Server virtualisation not only challenges network managers with consolidation and latency considerations, it also places a heavier burden on the network infrastructure going into each physical server. When a company reduces the number of physical servers, the number of people served by each server can increase proportionately. Network managers need to look at implementing high availability and data replication software to minimise the impact a server problem could have on the network.
"The network manager is going to have to talk to folks and work with other IT silos such as the applications team and the server team to figure out the network process, especially for virtualisation," said Stephen Elliot, enterprise systems management analyst with IDC. "It is a matter of being flexible and adapting for change that is coming down the pike."
There are certain tactical issues that have to be worked through. First and foremost, you must determine what is a switch and what is a server in a virtualised environment. Virtualisation blurs the line between the two, since both end up running on the same physical box. "One has to consider," Elliot said, "how network and data center transformation is putting more pressure on network executives to think through the right network architecture for virtualizing applications and managing traffic and bandwidth."
"There are big questions around traffic management and handling policy," he said. "When we are talking about a virtualised application, many of the concerns we had during client/server don't disappear. Particularly on the networking front, these require further development, particularly in the realms of network address translation and how traffic moves through virtual switches."
One strategy is to implement a shared pool of servers for the virtual infrastructure, which allows a virtual server to migrate to any physical server in the pool. Another, significantly more complicated, strategy is to set up geographically dispersed disaster-recovery sites to which to migrate the virtual machines (VMs) in the case of a major disaster. In this case, the company would need some mechanism for moving the virtual images to the second site and mechanisms for routing the traffic to the new location.
VMware has developed a technology it calls VMotion for moving virtual machines between physical boxes, and other major VM players have developed similar technologies. Unfortunately, these solutions tend to be optimised only for LANs. In order to stretch this capability across a wider area, network managers would have to implement a VLAN across a wide area.
Just because the servers appear to have enough CPU horsepower and networking bandwidth to handle the new applications themselves does not necessarily mean they have enough capacity to handle the virtual switches, firewalls and intrusion detection systems that will run on the same hardware.
For example, Chris McDaniel, who is now Virtualisation Solutions Architect at Nimsoft, helped consolidate 200 sparsely loaded Intel servers down to four very large ones when he was an IT manager at The Gap. Although the original servers theoretically had enough capacity to handle the working load of the applications, they still ran into significant problems.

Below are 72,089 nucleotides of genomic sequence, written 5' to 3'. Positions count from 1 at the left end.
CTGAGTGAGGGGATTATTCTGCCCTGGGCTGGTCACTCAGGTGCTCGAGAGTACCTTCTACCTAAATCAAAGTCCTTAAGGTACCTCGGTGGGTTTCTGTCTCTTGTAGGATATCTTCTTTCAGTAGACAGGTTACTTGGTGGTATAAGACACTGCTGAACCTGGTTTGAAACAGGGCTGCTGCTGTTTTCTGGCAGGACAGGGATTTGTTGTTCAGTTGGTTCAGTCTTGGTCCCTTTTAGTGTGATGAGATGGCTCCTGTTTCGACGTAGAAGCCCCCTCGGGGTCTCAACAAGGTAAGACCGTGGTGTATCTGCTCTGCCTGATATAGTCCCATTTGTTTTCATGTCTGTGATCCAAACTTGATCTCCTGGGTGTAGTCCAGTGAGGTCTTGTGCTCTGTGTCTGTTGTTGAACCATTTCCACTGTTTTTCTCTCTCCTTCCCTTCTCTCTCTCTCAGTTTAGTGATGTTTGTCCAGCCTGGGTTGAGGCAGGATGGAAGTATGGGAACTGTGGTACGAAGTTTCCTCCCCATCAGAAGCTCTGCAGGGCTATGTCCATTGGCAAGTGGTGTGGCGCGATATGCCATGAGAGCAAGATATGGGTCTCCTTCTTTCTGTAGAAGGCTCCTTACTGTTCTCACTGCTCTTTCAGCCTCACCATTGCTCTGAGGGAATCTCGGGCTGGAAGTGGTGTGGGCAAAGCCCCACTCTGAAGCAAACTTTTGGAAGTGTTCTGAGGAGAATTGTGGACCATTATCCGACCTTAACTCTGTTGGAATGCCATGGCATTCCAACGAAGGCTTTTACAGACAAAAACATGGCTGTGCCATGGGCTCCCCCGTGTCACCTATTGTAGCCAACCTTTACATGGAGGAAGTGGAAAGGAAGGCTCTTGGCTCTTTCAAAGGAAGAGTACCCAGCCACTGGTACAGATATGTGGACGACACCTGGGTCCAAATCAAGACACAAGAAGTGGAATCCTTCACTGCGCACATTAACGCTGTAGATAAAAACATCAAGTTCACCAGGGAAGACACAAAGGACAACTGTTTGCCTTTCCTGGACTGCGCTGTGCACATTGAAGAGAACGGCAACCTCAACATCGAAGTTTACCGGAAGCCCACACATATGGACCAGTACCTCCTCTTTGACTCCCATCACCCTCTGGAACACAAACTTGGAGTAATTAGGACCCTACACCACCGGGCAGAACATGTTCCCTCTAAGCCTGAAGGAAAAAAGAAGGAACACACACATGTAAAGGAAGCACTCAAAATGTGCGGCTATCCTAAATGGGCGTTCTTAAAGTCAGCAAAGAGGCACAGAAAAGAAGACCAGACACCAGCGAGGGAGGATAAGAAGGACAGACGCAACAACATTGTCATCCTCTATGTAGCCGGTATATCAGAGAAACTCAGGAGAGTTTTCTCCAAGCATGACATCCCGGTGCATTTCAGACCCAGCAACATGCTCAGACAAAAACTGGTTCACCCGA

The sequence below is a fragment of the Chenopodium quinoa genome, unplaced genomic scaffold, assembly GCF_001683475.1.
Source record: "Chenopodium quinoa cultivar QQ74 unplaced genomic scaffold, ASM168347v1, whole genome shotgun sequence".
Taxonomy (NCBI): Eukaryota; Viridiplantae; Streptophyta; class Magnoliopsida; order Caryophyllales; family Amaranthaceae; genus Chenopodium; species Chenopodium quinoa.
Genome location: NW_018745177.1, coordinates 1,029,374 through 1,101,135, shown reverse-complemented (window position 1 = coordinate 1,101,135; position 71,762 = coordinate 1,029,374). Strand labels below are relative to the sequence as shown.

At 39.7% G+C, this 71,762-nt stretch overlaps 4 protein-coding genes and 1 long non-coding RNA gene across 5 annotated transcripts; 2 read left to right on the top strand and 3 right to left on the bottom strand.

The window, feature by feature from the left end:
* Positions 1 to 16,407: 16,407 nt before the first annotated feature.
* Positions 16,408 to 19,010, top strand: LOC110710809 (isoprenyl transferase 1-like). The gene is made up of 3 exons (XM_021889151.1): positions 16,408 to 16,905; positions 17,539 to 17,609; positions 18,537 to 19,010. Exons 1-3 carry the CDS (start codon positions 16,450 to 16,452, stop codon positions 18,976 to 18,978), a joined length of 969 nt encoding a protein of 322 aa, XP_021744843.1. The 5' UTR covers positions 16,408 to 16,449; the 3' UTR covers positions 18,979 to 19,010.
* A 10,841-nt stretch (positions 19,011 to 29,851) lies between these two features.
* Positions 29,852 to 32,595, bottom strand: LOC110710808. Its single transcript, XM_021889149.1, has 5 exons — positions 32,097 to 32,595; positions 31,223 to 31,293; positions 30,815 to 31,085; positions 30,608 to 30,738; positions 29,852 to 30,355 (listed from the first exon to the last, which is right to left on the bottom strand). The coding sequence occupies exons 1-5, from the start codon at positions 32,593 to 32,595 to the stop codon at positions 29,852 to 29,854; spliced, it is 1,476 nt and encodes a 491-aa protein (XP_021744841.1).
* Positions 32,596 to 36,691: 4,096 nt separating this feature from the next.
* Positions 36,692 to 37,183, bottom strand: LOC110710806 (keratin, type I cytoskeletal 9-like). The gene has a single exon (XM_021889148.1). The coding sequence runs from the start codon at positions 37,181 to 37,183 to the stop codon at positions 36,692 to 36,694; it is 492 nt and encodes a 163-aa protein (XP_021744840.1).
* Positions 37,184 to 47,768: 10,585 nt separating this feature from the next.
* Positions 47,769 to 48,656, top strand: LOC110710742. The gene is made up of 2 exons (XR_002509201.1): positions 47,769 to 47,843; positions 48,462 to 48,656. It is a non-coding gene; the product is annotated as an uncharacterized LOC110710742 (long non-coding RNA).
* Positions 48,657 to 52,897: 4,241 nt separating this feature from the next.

"When you virtualise the physical switch, it adds a lot of processing overhead to the VM host," McDaniel noted. "The physical server is a finite resource with only so much RAM or CPU capability."
McDaniel recommends a maximum of no more than eight to 12 VMs per physical host. When multiple VMs are trying to write to the storage system simultaneously, it can create unacceptable delays.
The astute networking professional also needs to weigh conflicting messages from VM vendors (which encourage IT departments to virtualise everything) and physical switch and router hardware vendors (which err on the side of caution -- and increased hardware sales). "You will find conflicting messages from switch and router vendors versus virtualisation vendors," said Simon Crosby, CTO of thin client vendor Citrix. "As we go down this path, there are winners and losers. The reason VMs have not landed is that the dominant equipment vendors' future gets curbed in this new environment. This will impact not just the number of servers, but the number of NICs and switches installed."
Separating networking functions
In order to maintain high levels of service within a virtualised environment, network professionals need to think about how to physically separate the different networking functionalities associated with each physical server. You have to divide the administration, storage, VMotion and production networks with multiple NIC cards and switching networks in order to maintain high levels of service across each one.
"If you have the system administrator accessing the host and you are backing up the VMs, you don't want that to interfere with fast access to data stores on the production network," McDaniel said.
The best strategy, he said, is to deploy a team of two 1 Gbps Ethernet cards for each function, plus an additional card to enable redundancy when one of these fails. Without this kind of redundancy, backups or big data writes can slow down performance in other areas of the network, which can affect the performance of VM applications or generate networking error messages.
McDaniel recommends teaming multiple 1 Gbps cards -- rather than using larger capacity 10 Gbps cards -- in order to provide higher reliability in the event of a NIC or switch failure. A physical or software problem with a larger single card can have a more severe impact on the network than a problem with one of many networking cards. In the event of a failure of one of these paths, applications like Nimsoft NimBUS management software provide a way of finding the available switch and routing traffic appropriately.